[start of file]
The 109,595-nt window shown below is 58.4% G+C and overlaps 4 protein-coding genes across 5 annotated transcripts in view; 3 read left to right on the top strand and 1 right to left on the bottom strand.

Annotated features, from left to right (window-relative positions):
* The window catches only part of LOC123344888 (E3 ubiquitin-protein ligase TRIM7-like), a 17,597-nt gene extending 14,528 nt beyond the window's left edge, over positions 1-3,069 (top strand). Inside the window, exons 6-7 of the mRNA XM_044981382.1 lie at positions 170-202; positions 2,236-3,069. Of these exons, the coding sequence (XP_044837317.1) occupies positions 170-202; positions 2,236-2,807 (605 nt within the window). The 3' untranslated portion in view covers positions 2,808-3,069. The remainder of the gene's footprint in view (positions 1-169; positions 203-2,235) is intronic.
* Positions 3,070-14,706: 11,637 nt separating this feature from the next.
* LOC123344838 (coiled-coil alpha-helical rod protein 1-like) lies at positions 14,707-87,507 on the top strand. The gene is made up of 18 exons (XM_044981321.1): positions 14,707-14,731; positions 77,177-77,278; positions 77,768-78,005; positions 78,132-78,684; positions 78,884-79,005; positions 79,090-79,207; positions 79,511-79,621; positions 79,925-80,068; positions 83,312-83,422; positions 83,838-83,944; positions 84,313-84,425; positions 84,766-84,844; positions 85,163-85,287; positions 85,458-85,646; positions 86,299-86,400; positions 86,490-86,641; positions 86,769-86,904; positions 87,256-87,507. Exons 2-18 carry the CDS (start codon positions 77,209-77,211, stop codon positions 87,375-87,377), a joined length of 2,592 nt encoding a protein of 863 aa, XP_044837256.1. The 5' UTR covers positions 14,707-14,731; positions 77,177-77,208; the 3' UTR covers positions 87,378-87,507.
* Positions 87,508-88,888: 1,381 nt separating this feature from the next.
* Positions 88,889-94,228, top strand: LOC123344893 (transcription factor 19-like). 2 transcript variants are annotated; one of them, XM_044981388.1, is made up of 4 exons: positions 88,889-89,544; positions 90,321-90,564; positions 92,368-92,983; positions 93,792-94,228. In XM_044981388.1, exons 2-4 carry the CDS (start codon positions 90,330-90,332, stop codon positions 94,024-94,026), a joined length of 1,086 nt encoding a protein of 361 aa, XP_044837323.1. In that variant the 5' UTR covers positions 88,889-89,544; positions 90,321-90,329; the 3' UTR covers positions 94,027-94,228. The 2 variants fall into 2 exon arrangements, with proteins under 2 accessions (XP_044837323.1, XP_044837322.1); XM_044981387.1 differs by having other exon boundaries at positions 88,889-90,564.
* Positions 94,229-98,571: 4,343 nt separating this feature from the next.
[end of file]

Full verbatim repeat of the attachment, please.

The 109,595-nt window shown below is 58.4% G+C and overlaps 4 protein-coding genes across 5 annotated transcripts in view; 3 read left to right on the top strand and 1 right to left on the bottom strand.

Annotated features, from left to right (window-relative positions):
* The window catches only part of LOC123344888 (E3 ubiquitin-protein ligase TRIM7-like), a 17,597-nt gene extending 14,528 nt beyond the window's left edge, over positions 1-3,069 (top strand). Inside the window, exons 6-7 of the mRNA XM_044981382.1 lie at positions 170-202; positions 2,236-3,069. Of these exons, the coding sequence (XP_044837317.1) occupies positions 170-202; positions 2,236-2,807 (605 nt within the window). The 3' untranslated portion in view covers positions 2,808-3,069. The remainder of the gene's footprint in view (positions 1-169; positions 203-2,235) is intronic.
* Positions 3,070-14,706: 11,637 nt separating this feature from the next.
* LOC123344838 (coiled-coil alpha-helical rod protein 1-like) lies at positions 14,707-87,507 on the top strand. The gene is made up of 18 exons (XM_044981321.1): positions 14,707-14,731; positions 77,177-77,278; positions 77,768-78,005; positions 78,132-78,684; positions 78,884-79,005; positions 79,090-79,207; positions 79,511-79,621; positions 79,925-80,068; positions 83,312-83,422; positions 83,838-83,944; positions 84,313-84,425; positions 84,766-84,844; positions 85,163-85,287; positions 85,458-85,646; positions 86,299-86,400; positions 86,490-86,641; positions 86,769-86,904; positions 87,256-87,507. Exons 2-18 carry the CDS (start codon positions 77,209-77,211, stop codon positions 87,375-87,377), a joined length of 2,592 nt encoding a protein of 863 aa, XP_044837256.1. The 5' UTR covers positions 14,707-14,731; positions 77,177-77,208; the 3' UTR covers positions 87,378-87,507.
* Positions 87,508-88,888: 1,381 nt separating this feature from the next.
* Positions 88,889-94,228, top strand: LOC123344893 (transcription factor 19-like). 2 transcript variants are annotated; one of them, XM_044981388.1, is made up of 4 exons: positions 88,889-89,544; positions 90,321-90,564; positions 92,368-92,983; positions 93,792-94,228. In XM_044981388.1, exons 2-4 carry the CDS (start codon positions 90,330-90,332, stop codon positions 94,024-94,026), a joined length of 1,086 nt encoding a protein of 361 aa, XP_044837323.1. In that variant the 5' UTR covers positions 88,889-89,544; positions 90,321-90,329; the 3' UTR covers positions 94,027-94,228. The 2 variants fall into 2 exon arrangements, with proteins under 2 accessions (XP_044837323.1, XP_044837322.1); XM_044981387.1 differs by having other exon boundaries at positions 88,889-90,564.
* Positions 94,229-98,571: 4,343 nt separating this feature from the next.